Threatened Plants of Shark Bay
At least 53 plant species are endemic to the Shark Bay region. Their restricted range means that some species are extremely rare. Two plants are nationally classified as threatened species, while many more are considered ‘priority’ species. More study is needed to determine whether these ‘priority’ species should also be considered rare, and in need of special protection.
Endangered and vulnerable species
Shark Bay World Heritage Area is home to two plant species listed as rare under Western Australian law: the small dragon orchid Caladenia barbarella (previously Drakonorchis barbarella) and Beard’s mallee, Eucalyptus beardiana. Under federal law Beard’s mallee is listed as an endangered species, while the dragon orchid is listed as vulnerable to extinction.
The small dragon orchid is a delicate plant growing just 8–25 cm high. Its flowers, which appear in August and September, have curved green-white petals marked down the centre with a bright burgundy stripe. In Shark Bay it occurs in the Zuytdorp Nature Reserve, where a population of about 50 plants has been recorded from a seasonally wet claypan.
For more information about Beard’s mallee, go here. You can also learn more about Shark Bay’s endangered inhabitants here.
Priority species requiring further study
At least 56 species in the Shark Bay World Heritage Area are ‘priority’ species. These are species that are known from only a few collections, or a few sites. It’s possible that they are rare or threatened, but they can’t be listed as rare until further study is done. There are five priority categories:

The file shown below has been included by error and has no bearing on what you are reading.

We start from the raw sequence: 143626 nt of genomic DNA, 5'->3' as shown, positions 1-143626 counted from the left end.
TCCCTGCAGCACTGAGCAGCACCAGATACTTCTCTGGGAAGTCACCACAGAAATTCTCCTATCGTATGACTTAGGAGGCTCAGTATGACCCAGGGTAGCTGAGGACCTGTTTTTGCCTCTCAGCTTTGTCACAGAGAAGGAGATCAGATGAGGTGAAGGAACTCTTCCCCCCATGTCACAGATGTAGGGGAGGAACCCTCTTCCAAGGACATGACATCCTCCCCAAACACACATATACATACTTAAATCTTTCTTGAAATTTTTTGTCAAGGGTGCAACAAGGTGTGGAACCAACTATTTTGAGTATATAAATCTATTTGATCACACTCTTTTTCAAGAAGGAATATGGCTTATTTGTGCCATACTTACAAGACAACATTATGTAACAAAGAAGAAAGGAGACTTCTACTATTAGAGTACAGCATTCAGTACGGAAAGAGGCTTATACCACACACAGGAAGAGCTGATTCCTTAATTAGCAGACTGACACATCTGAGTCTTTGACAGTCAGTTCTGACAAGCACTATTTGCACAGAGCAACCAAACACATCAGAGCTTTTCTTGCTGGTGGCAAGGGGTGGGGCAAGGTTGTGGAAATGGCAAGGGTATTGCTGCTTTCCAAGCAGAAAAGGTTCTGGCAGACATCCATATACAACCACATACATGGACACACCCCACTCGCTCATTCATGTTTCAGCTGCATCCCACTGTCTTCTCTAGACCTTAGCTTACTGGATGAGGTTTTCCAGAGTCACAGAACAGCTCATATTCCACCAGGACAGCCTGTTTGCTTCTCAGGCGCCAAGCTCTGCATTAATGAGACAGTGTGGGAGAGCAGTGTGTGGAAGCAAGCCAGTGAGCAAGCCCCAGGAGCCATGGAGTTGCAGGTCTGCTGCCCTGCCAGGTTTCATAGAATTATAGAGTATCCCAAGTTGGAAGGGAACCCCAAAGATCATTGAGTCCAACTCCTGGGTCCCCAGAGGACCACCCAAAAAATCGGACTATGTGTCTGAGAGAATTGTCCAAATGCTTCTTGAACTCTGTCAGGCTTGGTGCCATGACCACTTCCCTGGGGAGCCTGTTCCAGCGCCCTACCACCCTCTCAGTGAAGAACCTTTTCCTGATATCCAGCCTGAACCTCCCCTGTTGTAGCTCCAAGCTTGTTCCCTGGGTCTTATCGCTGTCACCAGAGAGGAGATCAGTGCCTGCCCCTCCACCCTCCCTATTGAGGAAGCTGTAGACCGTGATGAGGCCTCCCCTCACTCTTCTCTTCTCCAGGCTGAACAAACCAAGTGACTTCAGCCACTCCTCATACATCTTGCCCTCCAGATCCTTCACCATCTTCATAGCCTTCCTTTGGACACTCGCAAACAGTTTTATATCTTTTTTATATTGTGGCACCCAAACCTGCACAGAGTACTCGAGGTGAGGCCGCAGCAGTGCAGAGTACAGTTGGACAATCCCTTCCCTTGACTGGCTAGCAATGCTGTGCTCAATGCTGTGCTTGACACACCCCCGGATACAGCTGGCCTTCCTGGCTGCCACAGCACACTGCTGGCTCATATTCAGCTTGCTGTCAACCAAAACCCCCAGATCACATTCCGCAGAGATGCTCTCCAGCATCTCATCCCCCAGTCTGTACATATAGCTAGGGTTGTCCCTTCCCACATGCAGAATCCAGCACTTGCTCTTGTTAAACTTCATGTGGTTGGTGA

Small dragon orchid (Caladenia barbarella)
- Priority 1, 2 and 3 species are ranked in order of urgency for study and evaluation of their conservation status. There are ten Priority 1, twenty Priority 2 and twenty Priority 3 species in the Shark Bay World Heritage Area. These include the endemic Acacia drepanophylla, Shark Bay grevillea (Grevillea rogersoniana) and Macarthuria intricata (a small, intricately branched shrub), as well as golden lambstail (Physopsis chrysophylla) and Shark Bay featherflower (Verticordia cooloomia). Some of these priority species occur in Shark Bay’s unique ‘tree heath’.
- Priority 4 species are adequately known, and are rare but not threatened. They require monitoring every 5–10 years to check their status. There are six Priority 4 species in Shark Bay, including Jacksonia dendrospinosa.
- Priority 5 species are not threatened but depend on specific conservation programs. If these programs were to end, the species would become threatened within five years. No species in Shark Bay has Priority 5 listing.
There is still much to be learned about the plants of Shark Bay. It is possible that many other species, as yet undescribed, could have conservation significance.
For more information about Western Australian plants check out the West Australian Herbarium’s FloraBase.
Beard's mallee (Eucalyptus beardiana)